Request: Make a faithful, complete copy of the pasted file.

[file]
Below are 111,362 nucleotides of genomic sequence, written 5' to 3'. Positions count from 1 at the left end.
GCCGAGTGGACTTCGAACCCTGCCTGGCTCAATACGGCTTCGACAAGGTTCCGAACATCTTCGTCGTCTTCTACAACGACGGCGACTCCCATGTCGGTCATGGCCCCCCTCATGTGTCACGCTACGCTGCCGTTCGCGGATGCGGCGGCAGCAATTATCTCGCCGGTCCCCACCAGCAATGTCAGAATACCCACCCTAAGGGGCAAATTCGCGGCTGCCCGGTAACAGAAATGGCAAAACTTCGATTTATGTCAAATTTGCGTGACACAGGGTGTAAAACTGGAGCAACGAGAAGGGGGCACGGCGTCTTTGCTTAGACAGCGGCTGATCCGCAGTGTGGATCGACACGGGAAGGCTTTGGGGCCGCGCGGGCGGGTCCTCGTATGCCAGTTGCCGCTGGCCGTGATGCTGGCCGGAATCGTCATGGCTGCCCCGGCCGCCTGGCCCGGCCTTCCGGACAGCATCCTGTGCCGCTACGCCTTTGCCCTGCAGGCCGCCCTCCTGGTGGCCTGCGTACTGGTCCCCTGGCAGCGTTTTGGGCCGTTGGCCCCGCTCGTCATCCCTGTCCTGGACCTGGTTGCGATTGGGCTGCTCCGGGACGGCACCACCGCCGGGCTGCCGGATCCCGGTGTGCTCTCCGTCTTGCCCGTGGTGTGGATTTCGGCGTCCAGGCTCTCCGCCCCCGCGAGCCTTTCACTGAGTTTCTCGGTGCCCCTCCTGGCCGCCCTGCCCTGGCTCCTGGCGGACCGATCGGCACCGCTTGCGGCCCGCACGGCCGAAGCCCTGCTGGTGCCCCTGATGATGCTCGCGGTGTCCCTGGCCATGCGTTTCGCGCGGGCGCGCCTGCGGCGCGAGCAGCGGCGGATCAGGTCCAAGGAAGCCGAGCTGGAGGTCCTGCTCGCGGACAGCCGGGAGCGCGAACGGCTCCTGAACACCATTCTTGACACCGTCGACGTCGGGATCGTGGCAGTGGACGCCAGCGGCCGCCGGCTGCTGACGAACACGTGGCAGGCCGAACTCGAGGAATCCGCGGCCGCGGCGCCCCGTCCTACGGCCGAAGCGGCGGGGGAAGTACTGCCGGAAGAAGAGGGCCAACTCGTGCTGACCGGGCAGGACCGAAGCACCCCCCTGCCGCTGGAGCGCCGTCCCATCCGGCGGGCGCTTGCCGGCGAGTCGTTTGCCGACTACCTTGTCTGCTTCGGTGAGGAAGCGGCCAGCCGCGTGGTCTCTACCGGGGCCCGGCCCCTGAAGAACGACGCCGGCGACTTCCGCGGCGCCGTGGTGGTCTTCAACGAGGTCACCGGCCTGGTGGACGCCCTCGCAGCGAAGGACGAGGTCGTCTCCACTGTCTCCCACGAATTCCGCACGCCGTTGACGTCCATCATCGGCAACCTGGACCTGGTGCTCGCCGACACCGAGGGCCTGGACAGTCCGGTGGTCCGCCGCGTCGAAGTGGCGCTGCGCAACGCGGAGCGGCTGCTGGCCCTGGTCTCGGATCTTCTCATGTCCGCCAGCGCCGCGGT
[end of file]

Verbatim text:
Below are 111,362 nucleotides of genomic sequence, written 5' to 3'. Positions count from 1 at the left end.
GCCGAGTGGACTTCGAACCCTGCCTGGCTCAATACGGCTTCGACAAGGTTCCGAACATCTTCGTCGTCTTCTACAACGACGGCGACTCCCATGTCGGTCATGGCCCCCCTCATGTGTCACGCTACGCTGCCGTTCGCGGATGCGGCGGCAGCAATTATCTCGCCGGTCCCCACCAGCAATGTCAGAATACCCACCCTAAGGGGCAAATTCGCGGCTGCCCGGTAACAGAAATGGCAAAACTTCGATTTATGTCAAATTTGCGTGACACAGGGTGTAAAACTGGAGCAACGAGAAGGGGGCACGGCGTCTTTGCTTAGACAGCGGCTGATCCGCAGTGTGGATCGACACGGGAAGGCTTTGGGGCCGCGCGGGCGGGTCCTCGTATGCCAGTTGCCGCTGGCCGTGATGCTGGCCGGAATCGTCATGGCTGCCCCGGCCGCCTGGCCCGGCCTTCCGGACAGCATCCTGTGCCGCTACGCCTTTGCCCTGCAGGCCGCCCTCCTGGTGGCCTGCGTACTGGTCCCCTGGCAGCGTTTTGGGCCGTTGGCCCCGCTCGTCATCCCTGTCCTGGACCTGGTTGCGATTGGGCTGCTCCGGGACGGCACCACCGCCGGGCTGCCGGATCCCGGTGTGCTCTCCGTCTTGCCCGTGGTGTGGATTTCGGCGTCCAGGCTCTCCGCCCCCGCGAGCCTTTCACTGAGTTTCTCGGTGCCCCTCCTGGCCGCCCTGCCCTGGCTCCTGGCGGACCGATCGGCACCGCTTGCGGCCCGCACGGCCGAAGCCCTGCTGGTGCCCCTGATGATGCTCGCGGTGTCCCTGGCCATGCGTTTCGCGCGGGCGCGCCTGCGGCGCGAGCAGCGGCGGATCAGGTCCAAGGAAGCCGAGCTGGAGGTCCTGCTCGCGGACAGCCGGGAGCGCGAACGGCTCCTGAACACCATTCTTGACACCGTCGACGTCGGGATCGTGGCAGTGGACGCCAGCGGCCGCCGGCTGCTGACGAACACGTGGCAGGCCGAACTCGAGGAATCCGCGGCCGCGGCGCCCCGTCCTACGGCCGAAGCGGCGGGGGAAGTACTGCCGGAAGAAGAGGGCCAACTCGTGCTGACCGGGCAGGACCGAAGCACCCCCCTGCCGCTGGAGCGCCGTCCCATCCGGCGGGCGCTTGCCGGCGAGTCGTTTGCCGACTACCTTGTCTGCTTCGGTGAGGAAGCGGCCAGCCGCGTGGTCTCTACCGGGGCCCGGCCCCTGAAGAACGACGCCGGCGACTTCCGCGGCGCCGTGGTGGTCTTCAACGAGGTCACCGGCCTGGTGGACGCCCTCGCAGCGAAGGACGAGGTCGTCTCCACTGTCTCCCACGAATTCCGCACGCCGTTGACGTCCATCATCGGCAACCTGGACCTGGTGCTCGCCGACACCGAGGGCCTGGACAGTCCGGTGGTCCGCCGCGTCGAAGTGGCGCTGCGCAACGCGGAGCGGCTGCTGGCCCTGGTCTCGGATCTTCTCATGTCCGCCAGCGCCGCGGT